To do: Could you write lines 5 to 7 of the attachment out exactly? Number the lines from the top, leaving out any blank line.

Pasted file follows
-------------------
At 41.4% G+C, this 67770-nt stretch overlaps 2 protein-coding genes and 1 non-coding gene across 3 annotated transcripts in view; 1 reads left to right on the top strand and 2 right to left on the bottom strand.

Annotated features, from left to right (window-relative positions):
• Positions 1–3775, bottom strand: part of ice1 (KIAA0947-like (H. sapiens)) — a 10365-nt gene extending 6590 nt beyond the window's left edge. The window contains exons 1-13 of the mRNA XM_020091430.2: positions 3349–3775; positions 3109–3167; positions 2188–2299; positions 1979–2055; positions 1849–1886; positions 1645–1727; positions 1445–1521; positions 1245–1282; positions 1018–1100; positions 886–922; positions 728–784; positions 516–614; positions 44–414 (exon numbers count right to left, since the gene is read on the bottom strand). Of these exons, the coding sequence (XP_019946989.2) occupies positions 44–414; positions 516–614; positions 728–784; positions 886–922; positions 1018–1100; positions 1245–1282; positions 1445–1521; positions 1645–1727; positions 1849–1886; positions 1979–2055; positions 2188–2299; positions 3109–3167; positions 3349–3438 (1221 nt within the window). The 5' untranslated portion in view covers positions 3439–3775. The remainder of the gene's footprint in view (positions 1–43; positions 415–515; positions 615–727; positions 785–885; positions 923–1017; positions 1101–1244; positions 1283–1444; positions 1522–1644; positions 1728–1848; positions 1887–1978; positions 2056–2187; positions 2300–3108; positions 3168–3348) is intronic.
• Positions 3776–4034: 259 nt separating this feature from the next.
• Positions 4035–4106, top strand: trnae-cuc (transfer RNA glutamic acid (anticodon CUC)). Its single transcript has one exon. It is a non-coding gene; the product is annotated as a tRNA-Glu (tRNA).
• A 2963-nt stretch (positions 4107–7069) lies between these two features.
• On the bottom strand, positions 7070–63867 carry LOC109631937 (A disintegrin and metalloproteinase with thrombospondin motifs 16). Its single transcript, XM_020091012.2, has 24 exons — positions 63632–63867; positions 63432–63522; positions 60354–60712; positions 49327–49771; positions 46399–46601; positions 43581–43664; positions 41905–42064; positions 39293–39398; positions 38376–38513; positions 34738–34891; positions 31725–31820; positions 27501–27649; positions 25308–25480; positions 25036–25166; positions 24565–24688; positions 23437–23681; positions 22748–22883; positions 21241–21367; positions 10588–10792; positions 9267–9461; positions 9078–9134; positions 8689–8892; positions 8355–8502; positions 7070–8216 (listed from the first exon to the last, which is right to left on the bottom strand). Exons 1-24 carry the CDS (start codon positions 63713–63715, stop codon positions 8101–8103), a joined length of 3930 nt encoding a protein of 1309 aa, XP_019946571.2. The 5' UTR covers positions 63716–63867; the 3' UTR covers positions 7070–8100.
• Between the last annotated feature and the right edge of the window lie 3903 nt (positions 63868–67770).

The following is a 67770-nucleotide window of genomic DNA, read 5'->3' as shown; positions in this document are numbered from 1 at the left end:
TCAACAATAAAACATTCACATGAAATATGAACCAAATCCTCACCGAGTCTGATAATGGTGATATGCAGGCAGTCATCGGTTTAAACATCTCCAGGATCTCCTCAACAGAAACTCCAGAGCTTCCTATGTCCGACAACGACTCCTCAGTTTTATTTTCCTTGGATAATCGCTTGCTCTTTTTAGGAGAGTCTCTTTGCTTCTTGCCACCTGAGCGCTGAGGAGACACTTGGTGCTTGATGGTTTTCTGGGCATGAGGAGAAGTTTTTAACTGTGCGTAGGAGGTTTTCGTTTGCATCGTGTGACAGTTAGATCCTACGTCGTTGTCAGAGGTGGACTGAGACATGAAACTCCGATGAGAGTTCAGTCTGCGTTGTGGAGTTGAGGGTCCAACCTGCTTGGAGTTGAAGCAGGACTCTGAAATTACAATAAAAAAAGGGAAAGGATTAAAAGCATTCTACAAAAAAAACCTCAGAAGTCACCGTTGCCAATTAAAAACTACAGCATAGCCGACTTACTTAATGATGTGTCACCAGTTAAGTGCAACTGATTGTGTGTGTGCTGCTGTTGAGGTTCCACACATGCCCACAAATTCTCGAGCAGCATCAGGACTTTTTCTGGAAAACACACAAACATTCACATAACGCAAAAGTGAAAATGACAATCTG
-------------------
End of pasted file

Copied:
• Positions 4035–4106, top strand: trnae-cuc (transfer RNA glutamic acid (anticodon CUC)). Its single transcript has one exon. It is a non-coding gene; the product is annotated as a tRNA-Glu (tRNA).
• A 2963-nt stretch (positions 4107–7069) lies between these two features.
• On the bottom strand, positions 7070–63867 carry LOC109631937 (A disintegrin and metalloproteinase with thrombospondin motifs 16). Its single transcript, XM_020091012.2, has 24 exons — positions 63632–63867; positions 63432–63522; positions 60354–60712; positions 49327–49771; positions 46399–46601; positions 43581–43664; positions 41905–42064; positions 39293–39398; positions 38376–38513; positions 34738–34891; positions 31725–31820; positions 27501–27649; positions 25308–25480; positions 25036–25166; positions 24565–24688; positions 23437–23681; positions 22748–22883; positions 21241–21367; positions 10588–10792; positions 9267–9461; positions 9078–9134; positions 8689–8892; positions 8355–8502; positions 7070–8216 (listed from the first exon to the last, which is right to left on the bottom strand). Exons 1-24 carry the CDS (start codon positions 63713–63715, stop codon positions 8101–8103), a joined length of 3930 nt encoding a protein of 1309 aa, XP_019946571.2. The 5' UTR covers positions 63716–63867; the 3' UTR covers positions 7070–8100.